The University of Helsinki plans to stop teaching ancient culture – students ask if they should go abroad to study


The University of Helsinki plans to discontinue the teaching of ancient culture, which has included the subject areas of ancient material culture and archeology of ancient Rome and Greece. The ancient culture study unit can be completed with a scope of 15 or 30 credits.

The funding for the whole, which has come from the Academy of Finland, is coming to an end.

– We have discussed whether it is possible to put some funding into it. No department wants, for example, a task that becomes vacant for them to be transferred here and reduced from somewhere else. In this situation, we do not have funding for this, says Pirjo Hiidenmaa , dean of the Faculty of Humanities at the University of Helsinki .

It is about an optional study unit. It is not a mandatory entity that is part of the degree structure.

– We continue to teach Latin and Greek language and culture, literature and history as before. This is normal teaching planning and development, reforming the curriculum, says Hiidenmaa.

At the University of Helsinki, you can study, for example, the Latin language and Roman literature for a 180-credit bachelor’s degree and a 120-credit master’s degree.

According to the statistics of the study administration of the University of Helsinki, two students have completed the 30 credit units per year, and three students have completed the 15 credit units per year.

– It is worth noting that we teach ancient culture in the theological faculty, in connection with ancient languages, classical languages ​​Greek and Latin. Ancient religions, mythology, art history, philosophy, literature, history, ancient heritage in European languages ​​and cultures are taught. We have an awful lot of antiques in the curriculum, Hiidenmaa lists.

According to Hiidenmaa, the teaching that will be lost with the abolition can be found, not exactly the same, but partially, in the studies of languages, history and philosophy.

– It’s not about a centuries-old tradition. These entities became available in 2018, says Hiidenmaa.

“There is a risk that students will go abroad”

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Symposion, the subject organization for students of classical subjects, sees the matter differently. It has sent a statement to the dean, which describes that ending the teaching of ancient culture at the University of Helsinki would mean the end of the teaching tradition that started in the 18th century in all of Finland.

– Ancient culture or classical archeology is not taught anywhere else in Finland. If the lecture teaching ends in Helsinki, it ends in all of Finland. The risk is that students will go abroad, says chairwoman Sofia Vierula of the University of Helsinki’s ancient languages ​​and cultures subject organization Symposion.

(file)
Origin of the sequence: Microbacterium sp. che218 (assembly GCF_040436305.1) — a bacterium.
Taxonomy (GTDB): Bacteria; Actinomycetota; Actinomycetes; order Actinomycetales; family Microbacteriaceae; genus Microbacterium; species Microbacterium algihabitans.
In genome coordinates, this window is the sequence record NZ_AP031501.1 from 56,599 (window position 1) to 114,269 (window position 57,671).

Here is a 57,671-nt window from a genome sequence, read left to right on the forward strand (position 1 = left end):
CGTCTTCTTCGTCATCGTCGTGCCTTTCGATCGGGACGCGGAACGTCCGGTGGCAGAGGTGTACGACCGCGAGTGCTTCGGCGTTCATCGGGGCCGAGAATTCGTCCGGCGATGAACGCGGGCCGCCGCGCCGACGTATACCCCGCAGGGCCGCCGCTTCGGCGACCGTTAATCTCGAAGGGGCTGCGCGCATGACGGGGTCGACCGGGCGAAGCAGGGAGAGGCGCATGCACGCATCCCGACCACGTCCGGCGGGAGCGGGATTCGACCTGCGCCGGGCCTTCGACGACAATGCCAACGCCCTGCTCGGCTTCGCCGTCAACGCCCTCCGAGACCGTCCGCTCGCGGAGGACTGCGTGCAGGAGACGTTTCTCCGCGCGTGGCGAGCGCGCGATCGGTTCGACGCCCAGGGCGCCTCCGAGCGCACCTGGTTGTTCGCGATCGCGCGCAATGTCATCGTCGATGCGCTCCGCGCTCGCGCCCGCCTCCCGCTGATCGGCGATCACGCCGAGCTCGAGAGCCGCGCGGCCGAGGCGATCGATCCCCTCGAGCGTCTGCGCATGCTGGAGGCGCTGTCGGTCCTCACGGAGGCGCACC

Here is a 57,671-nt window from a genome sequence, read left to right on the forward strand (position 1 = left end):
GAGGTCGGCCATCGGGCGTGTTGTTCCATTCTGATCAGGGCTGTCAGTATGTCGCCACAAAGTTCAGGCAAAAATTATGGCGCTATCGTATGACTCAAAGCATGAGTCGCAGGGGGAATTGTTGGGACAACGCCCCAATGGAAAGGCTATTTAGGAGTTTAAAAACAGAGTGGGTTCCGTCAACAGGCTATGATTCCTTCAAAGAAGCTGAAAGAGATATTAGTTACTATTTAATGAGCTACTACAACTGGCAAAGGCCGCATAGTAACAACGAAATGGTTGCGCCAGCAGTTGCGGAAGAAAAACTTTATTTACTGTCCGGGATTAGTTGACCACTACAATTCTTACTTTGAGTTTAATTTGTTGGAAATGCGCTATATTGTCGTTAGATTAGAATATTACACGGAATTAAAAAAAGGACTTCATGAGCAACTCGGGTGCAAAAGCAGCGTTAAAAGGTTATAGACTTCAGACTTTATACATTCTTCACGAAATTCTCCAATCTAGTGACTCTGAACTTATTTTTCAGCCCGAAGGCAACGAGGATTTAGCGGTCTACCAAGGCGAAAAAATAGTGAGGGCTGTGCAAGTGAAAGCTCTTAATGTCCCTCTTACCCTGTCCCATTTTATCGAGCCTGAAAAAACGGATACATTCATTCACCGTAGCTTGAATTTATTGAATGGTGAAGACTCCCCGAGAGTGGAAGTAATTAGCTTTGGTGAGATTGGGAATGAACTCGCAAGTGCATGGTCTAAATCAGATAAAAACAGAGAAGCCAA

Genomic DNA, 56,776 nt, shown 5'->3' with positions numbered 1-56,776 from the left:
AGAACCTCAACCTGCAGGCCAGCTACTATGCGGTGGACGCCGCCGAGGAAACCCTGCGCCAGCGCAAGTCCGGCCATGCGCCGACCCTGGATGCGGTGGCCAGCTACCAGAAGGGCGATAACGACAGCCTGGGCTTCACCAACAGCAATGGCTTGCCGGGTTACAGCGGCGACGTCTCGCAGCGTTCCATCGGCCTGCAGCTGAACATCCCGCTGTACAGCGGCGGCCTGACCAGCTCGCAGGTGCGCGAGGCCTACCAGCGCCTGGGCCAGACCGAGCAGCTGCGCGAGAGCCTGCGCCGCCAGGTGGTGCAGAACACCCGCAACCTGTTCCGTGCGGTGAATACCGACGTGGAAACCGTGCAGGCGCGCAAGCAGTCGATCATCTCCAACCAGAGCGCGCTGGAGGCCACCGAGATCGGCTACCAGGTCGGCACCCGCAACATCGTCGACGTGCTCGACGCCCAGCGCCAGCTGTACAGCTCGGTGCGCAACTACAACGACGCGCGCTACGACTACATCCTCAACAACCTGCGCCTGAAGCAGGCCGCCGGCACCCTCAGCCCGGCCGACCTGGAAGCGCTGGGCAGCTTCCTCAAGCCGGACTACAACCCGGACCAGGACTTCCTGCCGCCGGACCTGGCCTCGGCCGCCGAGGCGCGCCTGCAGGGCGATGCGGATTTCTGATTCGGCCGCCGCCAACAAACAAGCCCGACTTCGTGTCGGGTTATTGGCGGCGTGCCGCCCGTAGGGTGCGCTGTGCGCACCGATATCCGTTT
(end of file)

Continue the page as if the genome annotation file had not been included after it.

Hiidenmaa admits that he does not know this matter exactly. Classical languages ​​and antiquity are taught at the University of Turku.

– All universities can develop these as they wish. The sad thing is that in other universities they stop first, then everything depends on Helsinki, then Helsinki is the one who is reprimanded, says Hiidenmaa.

But is the tradition that started in the 18th century breaking at the University of Helsinki?

– The teaching of ancient languages, cultures and history is not going away. I don’t see that removing individual courses would be as dramatic as what is being described here. It is an exaggeration to say that this tremendously fine tradition is broken here, Hiidenmaa sees.

According to Vierula, the courses have had a huge number of students.

– They have been popular among archaeologists, students of art history and history, students of languages ​​and students of Middle Eastern cultures.

According to Vierula, relatively few courses have been organized because the teaching resources have been very small.

– It has been difficult to complete the wholes quickly, Vierula says.

The symposium brings the dean together with several organizations in the humanities. The organization will also make an international address that everyone can sign this week and will organize a discussion session open to everyone.

Sipilä’s savings curve is visible

The students have received a notice that the Study Units would end in the summer. A transition period of one or two years has been shown.

– The information is a bit unclear to us. I myself have received the most feedback from students about how to complete already started study units, says Vierula.

– From our point of view, this is a long-standing situation. The lectureship has been left unfilled in 2018, the second lectureship in 2020 and the third lectureship in 2021. It can no longer be justified by the fact that this roughly targets our field, Vierula says.

There used to be two lecturers in Greek language and literature, now there is one. The second lecturer is replaced by a professor of Greek. There were two lecturers in Latin and Roman literature, the other became a professor.

– At that point, it was not possible to fill the second grove rat. This was part of the [ Juha Sipilä (centre)] government’s decision in 2016 to put universities on a savings course. The University of Helsinki lost 100 million euros, Hiidenmaa reminds.

In four years, the Faculty of Humanities of the University of Helsinki lost three million euros.

– It has been a tough austerity. Since 2016, our faculty has had to leave many positions unfilled, explains Hiidenmaa.